Tragedy Strikes Safed

Steeped In Tragedy

Safed, located in northern Israel is a city steeped in history, culture, and tragedy. By dint of its topographical primacy as the highest city in the country, the various occupying nations fortified the city, building fortresses, and using the area as a battlefield. Safed also has the distinction of having been the site of more than one major earthquake. Then too, Safed has been struck many times by the plague, with each tragic occurrence almost decimating the city's population.

Plagues in Safed have been recorded as occurring in 1578 (typhoid), 1742, and in 1812. At one point, owing to the plague in 1742, combined with the effects of a major earthquake in 1769, the Jewish community of Safed was almost annihilated, with 140 people killed and only seven families surviving the combined events. These figures are striking when one considers that in 1492, the Jewish population numbered some 10,000 souls.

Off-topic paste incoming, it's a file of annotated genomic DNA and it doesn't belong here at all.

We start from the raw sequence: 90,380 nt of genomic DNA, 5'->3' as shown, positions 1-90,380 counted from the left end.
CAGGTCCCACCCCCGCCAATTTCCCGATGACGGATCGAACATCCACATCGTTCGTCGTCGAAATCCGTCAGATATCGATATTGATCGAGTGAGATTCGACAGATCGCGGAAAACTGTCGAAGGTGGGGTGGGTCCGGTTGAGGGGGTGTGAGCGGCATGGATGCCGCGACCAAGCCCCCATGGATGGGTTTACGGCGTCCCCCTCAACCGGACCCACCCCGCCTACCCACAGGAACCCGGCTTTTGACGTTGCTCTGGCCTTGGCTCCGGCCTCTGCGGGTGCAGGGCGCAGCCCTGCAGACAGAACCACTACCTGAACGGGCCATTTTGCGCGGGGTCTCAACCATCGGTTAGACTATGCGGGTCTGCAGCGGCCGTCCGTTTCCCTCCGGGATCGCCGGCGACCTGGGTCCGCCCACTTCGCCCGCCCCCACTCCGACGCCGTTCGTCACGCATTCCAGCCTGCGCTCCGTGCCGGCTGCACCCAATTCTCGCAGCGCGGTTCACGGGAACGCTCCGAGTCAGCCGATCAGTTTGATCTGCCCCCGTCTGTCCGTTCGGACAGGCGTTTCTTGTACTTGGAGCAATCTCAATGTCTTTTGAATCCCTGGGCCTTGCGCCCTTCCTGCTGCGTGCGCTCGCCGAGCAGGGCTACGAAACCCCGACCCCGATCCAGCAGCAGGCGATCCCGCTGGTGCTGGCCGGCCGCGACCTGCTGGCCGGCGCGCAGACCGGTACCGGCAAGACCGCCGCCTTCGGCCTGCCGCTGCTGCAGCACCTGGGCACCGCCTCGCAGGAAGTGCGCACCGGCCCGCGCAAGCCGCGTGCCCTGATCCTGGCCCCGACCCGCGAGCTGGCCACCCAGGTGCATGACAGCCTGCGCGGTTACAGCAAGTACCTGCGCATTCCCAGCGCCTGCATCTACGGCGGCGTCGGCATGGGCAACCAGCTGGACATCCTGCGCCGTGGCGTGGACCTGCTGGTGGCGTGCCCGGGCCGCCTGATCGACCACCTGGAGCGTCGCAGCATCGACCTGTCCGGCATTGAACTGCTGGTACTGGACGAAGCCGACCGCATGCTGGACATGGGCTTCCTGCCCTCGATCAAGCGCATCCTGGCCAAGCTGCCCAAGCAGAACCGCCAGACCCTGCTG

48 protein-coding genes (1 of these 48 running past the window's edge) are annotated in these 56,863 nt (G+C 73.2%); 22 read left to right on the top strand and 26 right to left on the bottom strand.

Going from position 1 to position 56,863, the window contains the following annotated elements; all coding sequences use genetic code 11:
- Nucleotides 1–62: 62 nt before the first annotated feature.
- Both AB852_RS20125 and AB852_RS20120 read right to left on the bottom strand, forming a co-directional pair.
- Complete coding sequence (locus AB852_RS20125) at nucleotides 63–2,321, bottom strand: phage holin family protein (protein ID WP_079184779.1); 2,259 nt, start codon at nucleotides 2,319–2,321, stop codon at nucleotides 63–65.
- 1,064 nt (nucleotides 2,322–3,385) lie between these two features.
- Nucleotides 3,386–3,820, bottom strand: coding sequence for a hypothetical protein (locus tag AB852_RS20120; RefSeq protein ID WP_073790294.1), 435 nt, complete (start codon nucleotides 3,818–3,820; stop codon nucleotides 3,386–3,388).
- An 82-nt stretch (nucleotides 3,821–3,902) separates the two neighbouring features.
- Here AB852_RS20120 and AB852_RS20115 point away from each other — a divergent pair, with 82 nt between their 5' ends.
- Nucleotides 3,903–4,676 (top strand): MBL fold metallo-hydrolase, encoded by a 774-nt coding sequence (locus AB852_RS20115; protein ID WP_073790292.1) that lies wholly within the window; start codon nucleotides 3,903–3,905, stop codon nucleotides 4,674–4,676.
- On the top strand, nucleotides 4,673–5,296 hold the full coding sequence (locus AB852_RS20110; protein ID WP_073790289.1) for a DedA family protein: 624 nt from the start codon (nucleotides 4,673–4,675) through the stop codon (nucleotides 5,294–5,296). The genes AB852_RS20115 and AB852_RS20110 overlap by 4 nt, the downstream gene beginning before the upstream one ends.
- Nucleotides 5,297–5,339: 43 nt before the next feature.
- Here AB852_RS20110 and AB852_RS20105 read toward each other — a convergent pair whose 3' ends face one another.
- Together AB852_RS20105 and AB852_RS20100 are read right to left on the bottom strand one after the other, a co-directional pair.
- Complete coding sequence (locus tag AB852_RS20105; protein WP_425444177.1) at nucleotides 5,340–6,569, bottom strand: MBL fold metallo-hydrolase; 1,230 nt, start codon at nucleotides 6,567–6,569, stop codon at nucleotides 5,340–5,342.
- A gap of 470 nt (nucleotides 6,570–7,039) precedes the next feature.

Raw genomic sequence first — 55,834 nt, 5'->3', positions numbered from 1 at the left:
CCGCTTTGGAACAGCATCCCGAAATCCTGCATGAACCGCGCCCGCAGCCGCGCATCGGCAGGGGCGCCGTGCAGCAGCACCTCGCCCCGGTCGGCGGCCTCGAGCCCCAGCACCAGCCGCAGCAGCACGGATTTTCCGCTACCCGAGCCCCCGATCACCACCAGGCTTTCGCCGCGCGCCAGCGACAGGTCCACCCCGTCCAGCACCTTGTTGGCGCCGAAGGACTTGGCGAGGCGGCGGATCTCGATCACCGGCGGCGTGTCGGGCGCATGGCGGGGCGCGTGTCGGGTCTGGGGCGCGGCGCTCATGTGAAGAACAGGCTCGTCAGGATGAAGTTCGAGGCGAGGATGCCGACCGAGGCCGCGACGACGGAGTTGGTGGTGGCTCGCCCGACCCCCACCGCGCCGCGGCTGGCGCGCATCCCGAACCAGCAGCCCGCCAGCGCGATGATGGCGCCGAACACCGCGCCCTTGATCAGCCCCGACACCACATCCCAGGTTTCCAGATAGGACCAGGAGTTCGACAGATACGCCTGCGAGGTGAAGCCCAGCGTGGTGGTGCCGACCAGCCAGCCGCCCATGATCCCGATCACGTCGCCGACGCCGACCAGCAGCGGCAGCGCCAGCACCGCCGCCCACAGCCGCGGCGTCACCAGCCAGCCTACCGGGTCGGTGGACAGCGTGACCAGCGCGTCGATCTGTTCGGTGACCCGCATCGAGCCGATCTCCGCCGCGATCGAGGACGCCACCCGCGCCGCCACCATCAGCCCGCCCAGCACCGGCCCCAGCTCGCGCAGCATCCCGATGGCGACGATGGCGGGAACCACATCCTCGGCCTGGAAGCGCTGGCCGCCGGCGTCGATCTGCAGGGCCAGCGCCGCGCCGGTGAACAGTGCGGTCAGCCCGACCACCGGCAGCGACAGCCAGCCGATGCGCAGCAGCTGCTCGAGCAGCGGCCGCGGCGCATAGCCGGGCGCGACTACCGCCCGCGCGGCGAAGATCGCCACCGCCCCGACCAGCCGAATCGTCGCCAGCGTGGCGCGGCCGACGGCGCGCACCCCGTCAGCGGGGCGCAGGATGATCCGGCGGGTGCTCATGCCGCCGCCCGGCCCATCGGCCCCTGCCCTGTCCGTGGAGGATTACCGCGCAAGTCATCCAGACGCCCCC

Like A Phoenix

A majority of the survivors of 1769 were forced to emigrate to Damascus and other cities since Safed was no longer habitable. Somehow, like a phoenix from the ashes, the city managed to rally even so, with the restoration of the city achieved due to an influx of Russian Jews in the years 1776 and 1781.

The latter group of Jews was brought over by two Russian rabbis, Loeb Santower and Uriah of Vilna. These families hailed from Volhynia, Podolia, and the Ukraine. The consuls of Russia and Austria took these Jews under the wing of their protection.

The ultimate triumph of the city was somehow always assured, though the fall of Safed, too, seemed doomed to recur once more. Fall again it did, to yet another plague in 1812. Many of the Safed Jews fled to Jerusalem at this time, including Rabbi Menachem Mendel of Shklov. These refugees to Jerusalem managed to regain an Ashkenazi foothold in Jerusalem after almost one hundred years of banishment by the local Arab populace.

Wiped Out

This 1812 Safed plague caused an approximate 80% of the Jewish population to be wiped out by the effects of the scourge. The remaining survivors of the city were held by Abdullah Pasha, the governor of the town of Acre for ransom in 1819.

As usual, the city managed to somehow regroup, taking a few steps forward until 1837 when a major earthquake killed 4000 Jewish residents, burying most of them alive inside their homes. Just as the city was beginning to emerge from the ashes of the quake, plague struck the city once again in 1847.